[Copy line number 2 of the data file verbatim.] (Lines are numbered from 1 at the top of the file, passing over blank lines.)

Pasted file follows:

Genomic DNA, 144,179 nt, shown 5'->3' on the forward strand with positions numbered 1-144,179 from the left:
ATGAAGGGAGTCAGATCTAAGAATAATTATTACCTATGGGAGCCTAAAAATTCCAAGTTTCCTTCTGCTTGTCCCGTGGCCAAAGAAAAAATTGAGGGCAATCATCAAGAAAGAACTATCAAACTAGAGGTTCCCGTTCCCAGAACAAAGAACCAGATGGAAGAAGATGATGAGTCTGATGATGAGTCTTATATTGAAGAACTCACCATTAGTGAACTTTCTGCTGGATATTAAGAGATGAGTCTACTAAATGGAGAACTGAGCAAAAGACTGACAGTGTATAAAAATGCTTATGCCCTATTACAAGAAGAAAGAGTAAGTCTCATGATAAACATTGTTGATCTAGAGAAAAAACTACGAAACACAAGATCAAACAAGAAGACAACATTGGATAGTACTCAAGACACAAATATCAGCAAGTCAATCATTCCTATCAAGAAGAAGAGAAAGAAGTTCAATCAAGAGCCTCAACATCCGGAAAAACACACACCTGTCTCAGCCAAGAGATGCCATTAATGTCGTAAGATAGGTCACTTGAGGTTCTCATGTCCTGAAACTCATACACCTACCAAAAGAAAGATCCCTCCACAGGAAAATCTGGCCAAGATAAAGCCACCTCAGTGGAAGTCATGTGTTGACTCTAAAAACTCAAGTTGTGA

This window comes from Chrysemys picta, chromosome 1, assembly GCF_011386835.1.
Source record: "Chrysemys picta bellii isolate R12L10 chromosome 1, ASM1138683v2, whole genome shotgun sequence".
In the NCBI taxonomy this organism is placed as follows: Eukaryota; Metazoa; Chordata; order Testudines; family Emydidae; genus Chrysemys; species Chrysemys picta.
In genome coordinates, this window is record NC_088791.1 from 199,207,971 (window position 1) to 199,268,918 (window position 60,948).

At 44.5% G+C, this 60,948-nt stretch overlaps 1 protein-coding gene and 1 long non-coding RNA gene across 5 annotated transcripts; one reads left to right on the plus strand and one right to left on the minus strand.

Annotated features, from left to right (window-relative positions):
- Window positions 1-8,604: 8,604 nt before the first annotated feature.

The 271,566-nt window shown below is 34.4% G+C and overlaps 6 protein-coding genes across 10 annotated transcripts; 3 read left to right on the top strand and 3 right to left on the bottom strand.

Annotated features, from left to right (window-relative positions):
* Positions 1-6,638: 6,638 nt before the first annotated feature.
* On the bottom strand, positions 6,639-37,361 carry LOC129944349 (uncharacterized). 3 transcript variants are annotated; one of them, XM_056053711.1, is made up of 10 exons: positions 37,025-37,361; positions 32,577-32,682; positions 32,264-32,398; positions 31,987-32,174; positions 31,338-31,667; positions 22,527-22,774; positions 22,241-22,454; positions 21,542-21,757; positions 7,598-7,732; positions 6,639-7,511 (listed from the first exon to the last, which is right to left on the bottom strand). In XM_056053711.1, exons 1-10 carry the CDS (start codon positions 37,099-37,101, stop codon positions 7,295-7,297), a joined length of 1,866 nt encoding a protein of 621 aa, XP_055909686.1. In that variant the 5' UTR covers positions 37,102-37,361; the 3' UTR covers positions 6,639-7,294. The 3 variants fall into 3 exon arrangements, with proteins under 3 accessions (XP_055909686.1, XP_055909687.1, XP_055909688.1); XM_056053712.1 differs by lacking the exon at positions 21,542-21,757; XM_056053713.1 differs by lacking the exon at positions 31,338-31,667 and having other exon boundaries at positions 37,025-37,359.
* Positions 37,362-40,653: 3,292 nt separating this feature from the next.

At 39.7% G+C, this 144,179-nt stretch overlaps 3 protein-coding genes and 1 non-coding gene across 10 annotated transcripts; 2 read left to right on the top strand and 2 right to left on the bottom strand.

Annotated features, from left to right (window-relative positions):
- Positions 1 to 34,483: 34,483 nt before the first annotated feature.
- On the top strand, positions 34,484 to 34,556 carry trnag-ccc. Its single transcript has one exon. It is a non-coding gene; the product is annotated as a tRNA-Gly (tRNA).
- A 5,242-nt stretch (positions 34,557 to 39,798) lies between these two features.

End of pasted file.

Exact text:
ATGAAGGGAGTCAGATCTAAGAATAATTATTACCTATGGGAGCCTAAAAATTCCAAGTTTCCTTCTGCTTGTCCCGTGGCCAAAGAAAAAATTGAGGGCAATCATCAAGAAAGAACTATCAAACTAGAGGTTCCCGTTCCCAGAACAAAGAACCAGATGGAAGAAGATGATGAGTCTGATGATGAGTCTTATATTGAAGAACTCACCATTAGTGAACTTTCTGCTGGATATTAAGAGATGAGTCTACTAAATGGAGAACTGAGCAAAAGACTGACAGTGTATAAAAATGCTTATGCCCTATTACAAGAAGAAAGAGTAAGTCTCATGATAAACATTGTTGATCTAGAGAAAAAACTACGAAACACAAGATCAAACAAGAAGACAACATTGGATAGTACTCAAGACACAAATATCAGCAAGTCAATCATTCCTATCAAGAAGAAGAGAAAGAAGTTCAATCAAGAGCCTCAACATCCGGAAAAACACACACCTGTCTCAGCCAAGAGATGCCATTAATGTCGTAAGATAGGTCACTTGAGGTTCTCATGTCCTGAAACTCATACACCTACCAAAAGAAAGATCCCTCCACAGGAAAATCTGGCCAAGATAAAGCCACCTCAGTGGAAGTCATGTGTTGACTCTAAAAACTCAAGTTGTGA